The Advent of Jesus is to turn over the apple cart. There’s that amusing image of the children in the market place. “We piped and you would not mourn.” It’s only a petulant rebuff, like, “it’s not fair. You’re not playing the game according to the rules.” But it has a very serious outcome. No, Jesus is not playing according to the rules. That’s the whole point. Please leave behind your expectations and look at what is – and what is to come.
And now we run into the wall of Philippians. The writer – and it may be Paul – says, “the Lord is coming soon.”
The dilemma faced by the early Church was couched in the question, “when?” Time’s getting on and it still hasn’t happened. Peter may counter with statements like, “to the Lord a thousand years is but a day”, but it wasn’t very encouraging – especially in a situation of persecution.
The technical word used was parousia. Unfortunately this had two meanings: “coming” and “presence”, the sort of showing you have in epiphany.
Some of the fathers of the early Church thought that the parousia, the showing, occurred in Christ’s Incarnation. Other scholars have argued that Jesus came first as Son of Man and will come again as the Christ – for Jesus became Christ only by virtue of the resurrection, not before it. But any reading of St Luke’s Gospel knocks that one on the head.
I could go on, but I won’t. Really the question to address is, “has Christ come again already, or are we still waiting?” The answer is “YES!”
Now, that’s not being a Humpty Dumpty lexicographer. But the presenting, as so often happens in the Christian faith, is a paradox, and thank God it is a faith and not a mere system.
Bishop John Robinson, he of Honest to God fame some thirty years ago, argued that Jesus had indeed come and would come. IN very much the same way that St John uses the terminology, “the day is coming and now is.” He says:
There is but one coming, begun at Christmas, perfected on the Cross, but continuing until we are all included in it […] what is decisive is that we see the coming already inaugurated […] which will in the fulness of time sum up all things in Christ, ‘the once and future King.’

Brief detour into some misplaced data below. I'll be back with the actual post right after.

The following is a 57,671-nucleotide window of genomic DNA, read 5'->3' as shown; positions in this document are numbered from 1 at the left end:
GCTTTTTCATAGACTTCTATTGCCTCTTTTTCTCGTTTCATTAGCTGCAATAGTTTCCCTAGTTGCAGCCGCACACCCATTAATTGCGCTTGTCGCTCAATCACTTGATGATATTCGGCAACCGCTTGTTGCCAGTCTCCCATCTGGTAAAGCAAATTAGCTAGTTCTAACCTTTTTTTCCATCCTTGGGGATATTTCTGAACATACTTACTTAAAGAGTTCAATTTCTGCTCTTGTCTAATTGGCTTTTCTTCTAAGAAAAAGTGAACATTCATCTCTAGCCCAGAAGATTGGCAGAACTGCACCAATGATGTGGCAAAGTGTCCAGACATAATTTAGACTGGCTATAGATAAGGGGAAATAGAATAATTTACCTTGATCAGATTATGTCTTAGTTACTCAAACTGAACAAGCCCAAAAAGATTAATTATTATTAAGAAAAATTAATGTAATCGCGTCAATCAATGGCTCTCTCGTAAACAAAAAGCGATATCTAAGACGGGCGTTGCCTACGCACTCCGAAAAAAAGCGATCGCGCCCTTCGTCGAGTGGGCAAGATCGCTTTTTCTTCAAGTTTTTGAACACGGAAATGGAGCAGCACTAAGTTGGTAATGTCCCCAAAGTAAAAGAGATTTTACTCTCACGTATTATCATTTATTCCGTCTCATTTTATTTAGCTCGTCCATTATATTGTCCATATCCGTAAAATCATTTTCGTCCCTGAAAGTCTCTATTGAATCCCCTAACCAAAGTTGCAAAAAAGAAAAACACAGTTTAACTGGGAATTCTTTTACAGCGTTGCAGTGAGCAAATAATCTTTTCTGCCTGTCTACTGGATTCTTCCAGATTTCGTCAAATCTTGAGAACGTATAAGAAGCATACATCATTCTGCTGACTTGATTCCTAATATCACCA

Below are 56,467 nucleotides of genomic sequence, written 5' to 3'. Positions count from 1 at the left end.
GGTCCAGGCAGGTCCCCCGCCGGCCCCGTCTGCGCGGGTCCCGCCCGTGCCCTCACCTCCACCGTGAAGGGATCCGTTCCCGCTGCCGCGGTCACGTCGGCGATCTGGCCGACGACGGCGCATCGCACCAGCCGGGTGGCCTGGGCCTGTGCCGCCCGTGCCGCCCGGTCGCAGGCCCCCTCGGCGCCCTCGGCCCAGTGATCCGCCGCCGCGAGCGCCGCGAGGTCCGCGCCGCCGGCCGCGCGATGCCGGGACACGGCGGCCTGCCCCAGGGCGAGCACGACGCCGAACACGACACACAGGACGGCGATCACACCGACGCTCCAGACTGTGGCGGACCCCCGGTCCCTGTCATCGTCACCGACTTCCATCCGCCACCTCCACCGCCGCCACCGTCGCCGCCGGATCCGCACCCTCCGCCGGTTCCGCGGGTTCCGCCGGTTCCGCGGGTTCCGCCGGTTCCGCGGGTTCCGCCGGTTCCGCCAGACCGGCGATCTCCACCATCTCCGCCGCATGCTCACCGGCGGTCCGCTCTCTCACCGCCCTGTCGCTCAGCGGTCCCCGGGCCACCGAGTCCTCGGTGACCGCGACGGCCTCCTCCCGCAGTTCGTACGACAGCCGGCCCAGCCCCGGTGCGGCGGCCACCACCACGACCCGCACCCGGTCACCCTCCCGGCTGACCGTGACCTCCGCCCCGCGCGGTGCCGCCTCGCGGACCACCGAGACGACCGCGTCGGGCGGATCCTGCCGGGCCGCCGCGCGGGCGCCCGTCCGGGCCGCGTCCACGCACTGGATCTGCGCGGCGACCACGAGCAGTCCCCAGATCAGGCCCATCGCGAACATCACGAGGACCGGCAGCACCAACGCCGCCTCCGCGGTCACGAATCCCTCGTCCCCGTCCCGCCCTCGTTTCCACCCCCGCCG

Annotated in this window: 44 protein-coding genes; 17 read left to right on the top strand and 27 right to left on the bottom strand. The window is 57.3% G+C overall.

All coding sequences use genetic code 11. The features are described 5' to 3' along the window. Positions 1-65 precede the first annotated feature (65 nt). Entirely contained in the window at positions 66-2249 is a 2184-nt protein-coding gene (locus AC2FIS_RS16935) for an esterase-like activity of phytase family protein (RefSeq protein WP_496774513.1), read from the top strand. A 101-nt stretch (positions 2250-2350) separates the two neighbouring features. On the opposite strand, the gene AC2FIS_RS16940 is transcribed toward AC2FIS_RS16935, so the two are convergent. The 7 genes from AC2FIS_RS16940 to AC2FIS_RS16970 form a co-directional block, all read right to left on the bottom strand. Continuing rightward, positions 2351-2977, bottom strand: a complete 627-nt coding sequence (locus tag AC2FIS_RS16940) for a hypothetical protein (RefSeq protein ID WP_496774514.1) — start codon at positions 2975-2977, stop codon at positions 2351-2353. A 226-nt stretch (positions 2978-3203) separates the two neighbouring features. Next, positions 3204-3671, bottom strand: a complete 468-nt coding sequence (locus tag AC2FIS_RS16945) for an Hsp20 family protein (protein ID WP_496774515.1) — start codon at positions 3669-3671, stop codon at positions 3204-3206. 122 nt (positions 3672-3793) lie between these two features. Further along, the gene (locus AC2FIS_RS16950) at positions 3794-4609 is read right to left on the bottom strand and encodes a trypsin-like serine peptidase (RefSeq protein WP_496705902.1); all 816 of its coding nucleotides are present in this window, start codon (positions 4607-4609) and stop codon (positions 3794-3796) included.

So what does that imply for the twenty-first century Christian? Well, it’s certainly not like a royal visit from Her Majesty the Queen. No practised curtsey or small talk. It has to do with judgement. It puts us on our toes.
Certainly we can say with confidence in every Eucharist, “The Lord is here, His Spirit is with us,” and hear the echoes from the end of Matthew’s Gospel, “Lo, I am with you always.” But hear what uncomfortable words our Saviour Christ says, “like a thief in the night he will come”… and go, and come and go, and come…
While I am sure that judgement occurs now and all the time, I cannot sit easily with the idea that there is a Last Judgement or that the world as we know it will be wound up finally. I don’t see the point of that. Will God break the promise given to Noah on Rainbow Day? But in the end I must accept that:
- God is in charge, both of judgement now and final
- God is love – and that’s the only power God has (another sermon, perhaps)
- God is here and will be here, and I don’t want to miss it.
Keep awake, is the Advent watchword.
And of the last, rather than present, judgement? Well the New Testament is surprisingly short of references to it. Twice in Acts, once in Timothy, once in Matthew (the sheep and goats of Chapter 25). In fact there are more references in Daniel. But it must be remembered that God’s judgement is not merely a case of stating what is wrong but correcting the wrong. His is not an enquiry, but an act.
“Yet God sent not his Son into the world to condemn the world, but that the world through him might be saved.”
And it is before the judgement seat we continually stand. Now and whenever. With smile or frown or tears. We choose.